Gleeson calls for judicial review over Malmesbury homes plan

The land Gleeson want to develop
Image caption Wiltshire planners had originally turned the proposal down last year

Developers behind plans to build 200 new homes in Malmesbury are to ask for a judicial review after their planning permission was withdrawn.

Gleeson Strategic Land was told in March that a planning inspector had decided it could build the houses.

But the Planning Inspectorate later said the decision was issued due to an administrative error.

The Secretary of State has said he wants to decide on planning permission himself.

The Department for Communities and Local Government (DCLG) said it was considering Gleeson's grounds for a review.

A spokesman for Gleeson claimed: "There is no precedent for the inspectorate to withdraw a planning permission in this way and the clear legal advice we have received is that this permission is still valid.

"It remains in force and it can be implemented, subject of course to compliance with the planning conditions.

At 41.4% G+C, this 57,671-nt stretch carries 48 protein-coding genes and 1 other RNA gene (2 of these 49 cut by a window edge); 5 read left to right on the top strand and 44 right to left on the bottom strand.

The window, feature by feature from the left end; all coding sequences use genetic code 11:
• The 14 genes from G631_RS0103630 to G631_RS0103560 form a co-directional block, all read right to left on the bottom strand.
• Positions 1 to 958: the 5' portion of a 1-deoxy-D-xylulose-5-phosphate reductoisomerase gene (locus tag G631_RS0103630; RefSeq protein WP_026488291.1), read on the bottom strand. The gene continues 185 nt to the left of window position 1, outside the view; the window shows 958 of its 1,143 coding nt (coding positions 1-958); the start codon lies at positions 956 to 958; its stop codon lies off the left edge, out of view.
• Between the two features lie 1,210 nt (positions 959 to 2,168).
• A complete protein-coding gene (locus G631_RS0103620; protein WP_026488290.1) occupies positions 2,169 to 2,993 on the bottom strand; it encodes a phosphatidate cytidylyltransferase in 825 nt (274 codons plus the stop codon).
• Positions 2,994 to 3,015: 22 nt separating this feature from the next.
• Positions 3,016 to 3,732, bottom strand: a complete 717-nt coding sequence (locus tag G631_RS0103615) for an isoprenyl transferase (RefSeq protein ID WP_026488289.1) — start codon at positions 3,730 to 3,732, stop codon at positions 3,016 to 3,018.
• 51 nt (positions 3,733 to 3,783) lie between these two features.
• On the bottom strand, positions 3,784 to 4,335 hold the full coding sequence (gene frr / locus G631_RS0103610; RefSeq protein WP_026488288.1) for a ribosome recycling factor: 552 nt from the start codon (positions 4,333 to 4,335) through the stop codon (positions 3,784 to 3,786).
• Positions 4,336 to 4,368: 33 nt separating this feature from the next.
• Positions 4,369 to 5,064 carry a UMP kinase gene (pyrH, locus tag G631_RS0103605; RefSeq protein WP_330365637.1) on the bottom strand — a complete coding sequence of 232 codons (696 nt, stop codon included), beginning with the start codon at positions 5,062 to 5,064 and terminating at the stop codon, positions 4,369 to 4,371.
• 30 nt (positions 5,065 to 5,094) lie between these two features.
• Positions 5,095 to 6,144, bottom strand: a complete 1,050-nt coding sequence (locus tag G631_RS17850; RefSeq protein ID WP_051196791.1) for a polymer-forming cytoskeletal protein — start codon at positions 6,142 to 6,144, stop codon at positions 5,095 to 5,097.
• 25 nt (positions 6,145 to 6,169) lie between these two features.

"The Secretary of State has no power to recover jurisdiction of the appeal from an inspector after the inspector's decision has been issued."

The spokesman added: "We have put these points both to the Secretary of State and to the Treasury Solicitor who acts for him, but to date we have received no satisfactory explanation from either of them as to what legal powers are claimed which would allow the planning permission to be withdrawn.

"In the circumstances, we have today issued proceedings in the Administrative Court to judicially review both the withdrawal of the planning permission and the direction that the Secretary of State would determine the appeal himself."

A spokesman for the DCLG said: "We confirm that the department has received a copy of the developer's application for permission to apply for judicial review in this case and is considering the grounds."

The plans for the northern edge of the town were originally turned down by Wiltshire Council in March 2012.

The case then went to a planning appeal and a public inquiry.

The planning inspector's decision was issued after listening to that inquiry.

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